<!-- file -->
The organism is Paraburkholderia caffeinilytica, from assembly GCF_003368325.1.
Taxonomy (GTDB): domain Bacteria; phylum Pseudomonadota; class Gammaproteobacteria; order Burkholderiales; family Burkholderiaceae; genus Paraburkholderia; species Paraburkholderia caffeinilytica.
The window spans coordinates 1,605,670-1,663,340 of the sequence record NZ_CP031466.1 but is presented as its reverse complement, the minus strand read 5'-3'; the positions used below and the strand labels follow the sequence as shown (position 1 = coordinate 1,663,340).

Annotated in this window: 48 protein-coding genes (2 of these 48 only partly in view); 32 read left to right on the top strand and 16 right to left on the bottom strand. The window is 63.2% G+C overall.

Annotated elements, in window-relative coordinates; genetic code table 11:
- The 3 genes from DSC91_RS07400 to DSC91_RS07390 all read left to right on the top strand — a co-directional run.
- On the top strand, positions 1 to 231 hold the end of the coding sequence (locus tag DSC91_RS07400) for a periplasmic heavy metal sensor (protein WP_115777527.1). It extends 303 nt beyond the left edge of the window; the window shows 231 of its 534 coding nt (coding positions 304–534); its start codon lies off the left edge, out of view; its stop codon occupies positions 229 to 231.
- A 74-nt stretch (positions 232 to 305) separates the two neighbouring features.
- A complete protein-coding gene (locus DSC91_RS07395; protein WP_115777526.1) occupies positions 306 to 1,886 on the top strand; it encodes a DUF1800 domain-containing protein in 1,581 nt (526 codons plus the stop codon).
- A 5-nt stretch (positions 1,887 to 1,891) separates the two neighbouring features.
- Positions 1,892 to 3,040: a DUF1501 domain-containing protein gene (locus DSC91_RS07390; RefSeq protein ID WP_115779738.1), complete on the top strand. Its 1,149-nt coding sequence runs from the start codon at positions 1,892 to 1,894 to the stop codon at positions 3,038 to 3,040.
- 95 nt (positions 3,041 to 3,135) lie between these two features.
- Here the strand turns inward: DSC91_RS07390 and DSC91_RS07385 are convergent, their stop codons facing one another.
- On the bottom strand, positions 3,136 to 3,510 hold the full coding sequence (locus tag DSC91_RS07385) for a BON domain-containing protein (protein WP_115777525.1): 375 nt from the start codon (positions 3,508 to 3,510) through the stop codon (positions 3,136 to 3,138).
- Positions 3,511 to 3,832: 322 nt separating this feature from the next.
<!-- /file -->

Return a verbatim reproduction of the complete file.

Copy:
The organism is Paraburkholderia caffeinilytica, from assembly GCF_003368325.1.
Taxonomy (GTDB): domain Bacteria; phylum Pseudomonadota; class Gammaproteobacteria; order Burkholderiales; family Burkholderiaceae; genus Paraburkholderia; species Paraburkholderia caffeinilytica.
The window spans coordinates 1,605,670-1,663,340 of the sequence record NZ_CP031466.1 but is presented as its reverse complement, the minus strand read 5'-3'; the positions used below and the strand labels follow the sequence as shown (position 1 = coordinate 1,663,340).

Annotated in this window: 48 protein-coding genes (2 of these 48 only partly in view); 32 read left to right on the top strand and 16 right to left on the bottom strand. The window is 63.2% G+C overall.

Annotated elements, in window-relative coordinates; genetic code table 11:
- The 3 genes from DSC91_RS07400 to DSC91_RS07390 all read left to right on the top strand — a co-directional run.
- On the top strand, positions 1 to 231 hold the end of the coding sequence (locus tag DSC91_RS07400) for a periplasmic heavy metal sensor (protein WP_115777527.1). It extends 303 nt beyond the left edge of the window; the window shows 231 of its 534 coding nt (coding positions 304–534); its start codon lies off the left edge, out of view; its stop codon occupies positions 229 to 231.
- A 74-nt stretch (positions 232 to 305) separates the two neighbouring features.
- A complete protein-coding gene (locus DSC91_RS07395; protein WP_115777526.1) occupies positions 306 to 1,886 on the top strand; it encodes a DUF1800 domain-containing protein in 1,581 nt (526 codons plus the stop codon).
- A 5-nt stretch (positions 1,887 to 1,891) separates the two neighbouring features.
- Positions 1,892 to 3,040: a DUF1501 domain-containing protein gene (locus DSC91_RS07390; RefSeq protein ID WP_115779738.1), complete on the top strand. Its 1,149-nt coding sequence runs from the start codon at positions 1,892 to 1,894 to the stop codon at positions 3,038 to 3,040.
- 95 nt (positions 3,041 to 3,135) lie between these two features.
- Here the strand turns inward: DSC91_RS07390 and DSC91_RS07385 are convergent, their stop codons facing one another.
- On the bottom strand, positions 3,136 to 3,510 hold the full coding sequence (locus tag DSC91_RS07385) for a BON domain-containing protein (protein WP_115777525.1): 375 nt from the start codon (positions 3,508 to 3,510) through the stop codon (positions 3,136 to 3,138).
- Positions 3,511 to 3,832: 322 nt separating this feature from the next.